Keane enjoyed a fierce rivalry with the Gunners as a Manchester United player, often clashing with fellow midfielder Patrick Vieira, and he has reignited that feud with some harsh words about some of Arsene Wenger’s squad.
“Arsenal have some really good players – some good characters who roll their sleeves up,” said Keane, who was quoted in a number of Sunday’s newspapers before Arsenal beat Chelsea in the Community Shield.
“But they also have one or two players who are more interested in selfies and six-packs, guys who are trying to get their pictures taken every day of the week.
“Listen, every year we hear the same thing about Arsenal being contenders. Instead of focusing on the Premier League, it’s all about how their bodies look, how their hair is, more so than winning football matches.”
Keane also had harsh words for United rivals Manchester City, who he believes have bought badly in the last couple of years, suggesting new recruits Raheem Sterling and Fabian Delph will not improve them.
“City have bought two players since last season ended but I don’t think their dressing room has been improved,” he added.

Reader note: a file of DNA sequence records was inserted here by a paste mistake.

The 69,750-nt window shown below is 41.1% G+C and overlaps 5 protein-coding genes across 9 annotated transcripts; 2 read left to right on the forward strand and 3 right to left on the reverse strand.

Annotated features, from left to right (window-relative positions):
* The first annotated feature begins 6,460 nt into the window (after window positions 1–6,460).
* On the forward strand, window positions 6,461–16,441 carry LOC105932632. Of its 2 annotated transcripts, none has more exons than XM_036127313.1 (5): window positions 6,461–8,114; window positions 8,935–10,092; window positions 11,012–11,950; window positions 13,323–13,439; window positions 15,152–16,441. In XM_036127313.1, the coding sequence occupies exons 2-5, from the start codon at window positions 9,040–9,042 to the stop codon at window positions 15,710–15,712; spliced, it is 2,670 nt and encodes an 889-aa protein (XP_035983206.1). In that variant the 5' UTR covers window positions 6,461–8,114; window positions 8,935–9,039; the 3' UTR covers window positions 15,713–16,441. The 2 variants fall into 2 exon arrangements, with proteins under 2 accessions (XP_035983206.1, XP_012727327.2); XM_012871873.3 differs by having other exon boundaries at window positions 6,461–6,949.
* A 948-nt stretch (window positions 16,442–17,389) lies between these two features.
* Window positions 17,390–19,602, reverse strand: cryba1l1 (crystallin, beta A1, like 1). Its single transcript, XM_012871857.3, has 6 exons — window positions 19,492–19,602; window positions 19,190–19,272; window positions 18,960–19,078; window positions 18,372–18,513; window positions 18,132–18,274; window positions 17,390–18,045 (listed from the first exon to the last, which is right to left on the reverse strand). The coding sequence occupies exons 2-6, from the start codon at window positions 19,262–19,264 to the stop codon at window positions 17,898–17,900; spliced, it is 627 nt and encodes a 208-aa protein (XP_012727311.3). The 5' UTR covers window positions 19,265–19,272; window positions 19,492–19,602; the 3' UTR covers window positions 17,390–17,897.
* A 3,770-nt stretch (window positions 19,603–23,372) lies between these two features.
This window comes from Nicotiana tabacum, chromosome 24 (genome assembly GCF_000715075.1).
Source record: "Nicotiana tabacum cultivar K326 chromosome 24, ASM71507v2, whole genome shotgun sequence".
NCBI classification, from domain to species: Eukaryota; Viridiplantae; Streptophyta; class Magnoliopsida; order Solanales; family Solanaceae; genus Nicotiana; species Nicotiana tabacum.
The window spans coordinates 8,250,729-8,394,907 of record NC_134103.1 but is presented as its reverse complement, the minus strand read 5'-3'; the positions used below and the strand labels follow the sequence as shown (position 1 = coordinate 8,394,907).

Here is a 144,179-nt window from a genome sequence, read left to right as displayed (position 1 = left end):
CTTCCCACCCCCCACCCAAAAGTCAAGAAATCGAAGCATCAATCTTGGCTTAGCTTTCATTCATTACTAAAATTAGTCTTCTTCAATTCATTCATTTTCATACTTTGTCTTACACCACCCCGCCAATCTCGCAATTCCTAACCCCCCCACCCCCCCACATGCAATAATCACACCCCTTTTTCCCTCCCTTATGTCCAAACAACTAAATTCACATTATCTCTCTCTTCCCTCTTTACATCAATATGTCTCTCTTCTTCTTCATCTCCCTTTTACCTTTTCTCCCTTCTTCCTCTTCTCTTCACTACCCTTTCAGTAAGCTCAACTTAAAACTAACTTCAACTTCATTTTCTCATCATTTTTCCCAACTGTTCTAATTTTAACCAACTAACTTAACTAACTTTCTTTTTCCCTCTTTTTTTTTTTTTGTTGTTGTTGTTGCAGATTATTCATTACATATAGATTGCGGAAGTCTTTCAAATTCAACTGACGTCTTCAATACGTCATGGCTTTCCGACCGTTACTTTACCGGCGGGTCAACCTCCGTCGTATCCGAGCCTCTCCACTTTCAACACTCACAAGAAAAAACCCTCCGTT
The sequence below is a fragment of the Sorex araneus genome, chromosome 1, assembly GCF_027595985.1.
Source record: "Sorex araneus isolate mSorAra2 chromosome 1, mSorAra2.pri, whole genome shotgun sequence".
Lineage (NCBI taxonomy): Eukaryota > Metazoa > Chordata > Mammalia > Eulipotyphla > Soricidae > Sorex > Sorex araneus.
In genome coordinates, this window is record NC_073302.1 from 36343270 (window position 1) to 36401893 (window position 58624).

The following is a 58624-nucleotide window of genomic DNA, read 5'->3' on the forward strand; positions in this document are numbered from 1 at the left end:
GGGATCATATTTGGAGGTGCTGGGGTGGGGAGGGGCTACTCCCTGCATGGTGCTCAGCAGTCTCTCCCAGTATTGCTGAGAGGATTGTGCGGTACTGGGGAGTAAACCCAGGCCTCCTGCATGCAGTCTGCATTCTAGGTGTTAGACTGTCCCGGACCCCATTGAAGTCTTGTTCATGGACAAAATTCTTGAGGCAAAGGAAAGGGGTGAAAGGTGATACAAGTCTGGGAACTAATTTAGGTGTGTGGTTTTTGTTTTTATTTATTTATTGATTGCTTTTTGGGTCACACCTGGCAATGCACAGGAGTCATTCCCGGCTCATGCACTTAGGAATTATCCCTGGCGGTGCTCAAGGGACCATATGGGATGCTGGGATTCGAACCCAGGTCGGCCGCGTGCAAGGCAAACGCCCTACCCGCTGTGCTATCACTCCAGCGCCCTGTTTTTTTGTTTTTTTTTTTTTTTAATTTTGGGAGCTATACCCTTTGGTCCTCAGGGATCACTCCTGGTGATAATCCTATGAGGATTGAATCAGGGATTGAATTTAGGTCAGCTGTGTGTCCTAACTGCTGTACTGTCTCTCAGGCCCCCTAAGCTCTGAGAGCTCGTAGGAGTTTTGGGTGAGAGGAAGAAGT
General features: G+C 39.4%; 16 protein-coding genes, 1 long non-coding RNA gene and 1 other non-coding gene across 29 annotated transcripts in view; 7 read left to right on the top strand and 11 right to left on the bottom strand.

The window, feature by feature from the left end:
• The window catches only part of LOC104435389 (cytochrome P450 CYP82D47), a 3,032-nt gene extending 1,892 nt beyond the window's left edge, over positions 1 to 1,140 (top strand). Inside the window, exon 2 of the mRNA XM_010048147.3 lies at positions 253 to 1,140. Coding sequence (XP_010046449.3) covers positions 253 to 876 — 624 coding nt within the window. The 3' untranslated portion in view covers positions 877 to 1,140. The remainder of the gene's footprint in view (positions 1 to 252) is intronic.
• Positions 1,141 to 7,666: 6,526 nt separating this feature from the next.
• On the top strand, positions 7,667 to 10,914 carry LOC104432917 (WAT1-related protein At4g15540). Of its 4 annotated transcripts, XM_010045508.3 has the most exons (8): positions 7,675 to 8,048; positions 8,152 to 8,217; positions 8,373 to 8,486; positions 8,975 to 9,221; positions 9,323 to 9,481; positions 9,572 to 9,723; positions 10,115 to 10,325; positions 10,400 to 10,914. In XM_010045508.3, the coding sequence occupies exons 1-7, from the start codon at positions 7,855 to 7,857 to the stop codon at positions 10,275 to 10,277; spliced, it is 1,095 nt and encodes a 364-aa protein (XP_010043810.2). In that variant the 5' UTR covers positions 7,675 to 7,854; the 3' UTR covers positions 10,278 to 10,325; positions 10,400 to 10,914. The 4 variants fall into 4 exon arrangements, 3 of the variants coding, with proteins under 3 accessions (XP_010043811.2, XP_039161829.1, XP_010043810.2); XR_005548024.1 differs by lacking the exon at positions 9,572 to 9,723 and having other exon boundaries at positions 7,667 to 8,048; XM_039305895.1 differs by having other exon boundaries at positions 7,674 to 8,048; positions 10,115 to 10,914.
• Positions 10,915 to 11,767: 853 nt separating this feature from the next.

“Look at all the players they’ve bought over the last couple of years. I’m not sure many would get into the Chelsea team.
“For me, Chelsea remain the team to beat. Their team is the one with the strongest spine – John Terry, their goalkeeper, Eden Hazard – and if they can add John Stones to their team then they will be even harder to beat.
“The bottom line is that if Chelsea’s players show the same hunger and desire that they did last year then they’ll win the league. They will only be in trouble if they are complacent.”
Keane believes his old club will improve on last season, but is concerned United have moved away from their philosophy of developing from within and are now simply splashing out in the transfer market.
“What worries me about United is the fact that even though they have bought so many good players this year – it is hard to get them all to gel quickly,” he said.
“United have gone away from what they were about – being a club whose squad seamlessly evolves from one season to the next.
“It’s a bit like the late 80s again where they are buying a lot of players thinking they will gel – but it doesn’t happen that quickly.”